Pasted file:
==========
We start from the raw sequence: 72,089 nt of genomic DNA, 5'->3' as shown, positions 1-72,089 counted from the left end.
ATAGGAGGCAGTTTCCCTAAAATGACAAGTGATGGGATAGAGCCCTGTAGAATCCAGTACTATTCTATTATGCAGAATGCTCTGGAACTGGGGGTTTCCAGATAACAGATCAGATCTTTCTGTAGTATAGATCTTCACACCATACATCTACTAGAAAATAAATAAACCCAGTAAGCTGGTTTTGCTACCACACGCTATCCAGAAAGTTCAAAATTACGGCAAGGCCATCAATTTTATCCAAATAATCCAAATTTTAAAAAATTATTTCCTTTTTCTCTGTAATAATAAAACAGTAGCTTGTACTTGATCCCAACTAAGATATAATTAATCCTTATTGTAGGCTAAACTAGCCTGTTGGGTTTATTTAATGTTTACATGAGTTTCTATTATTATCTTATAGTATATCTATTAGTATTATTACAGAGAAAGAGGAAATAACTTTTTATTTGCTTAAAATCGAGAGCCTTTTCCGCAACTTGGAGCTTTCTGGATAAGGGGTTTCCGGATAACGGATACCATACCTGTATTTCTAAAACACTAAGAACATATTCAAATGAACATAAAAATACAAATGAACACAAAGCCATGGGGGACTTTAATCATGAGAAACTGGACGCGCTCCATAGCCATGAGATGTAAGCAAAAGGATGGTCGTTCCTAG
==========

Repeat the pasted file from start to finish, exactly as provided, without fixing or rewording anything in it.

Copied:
We start from the raw sequence: 72,089 nt of genomic DNA, 5'->3' as shown, positions 1-72,089 counted from the left end.
ATAGGAGGCAGTTTCCCTAAAATGACAAGTGATGGGATAGAGCCCTGTAGAATCCAGTACTATTCTATTATGCAGAATGCTCTGGAACTGGGGGTTTCCAGATAACAGATCAGATCTTTCTGTAGTATAGATCTTCACACCATACATCTACTAGAAAATAAATAAACCCAGTAAGCTGGTTTTGCTACCACACGCTATCCAGAAAGTTCAAAATTACGGCAAGGCCATCAATTTTATCCAAATAATCCAAATTTTAAAAAATTATTTCCTTTTTCTCTGTAATAATAAAACAGTAGCTTGTACTTGATCCCAACTAAGATATAATTAATCCTTATTGTAGGCTAAACTAGCCTGTTGGGTTTATTTAATGTTTACATGAGTTTCTATTATTATCTTATAGTATATCTATTAGTATTATTACAGAGAAAGAGGAAATAACTTTTTATTTGCTTAAAATCGAGAGCCTTTTCCGCAACTTGGAGCTTTCTGGATAAGGGGTTTCCGGATAACGGATACCATACCTGTATTTCTAAAACACTAAGAACATATTCAAATGAACATAAAAATACAAATGAACACAAAGCCATGGGGGACTTTAATCATGAGAAACTGGACGCGCTCCATAGCCATGAGATGTAAGCAAAAGGATGGTCGTTCCTAG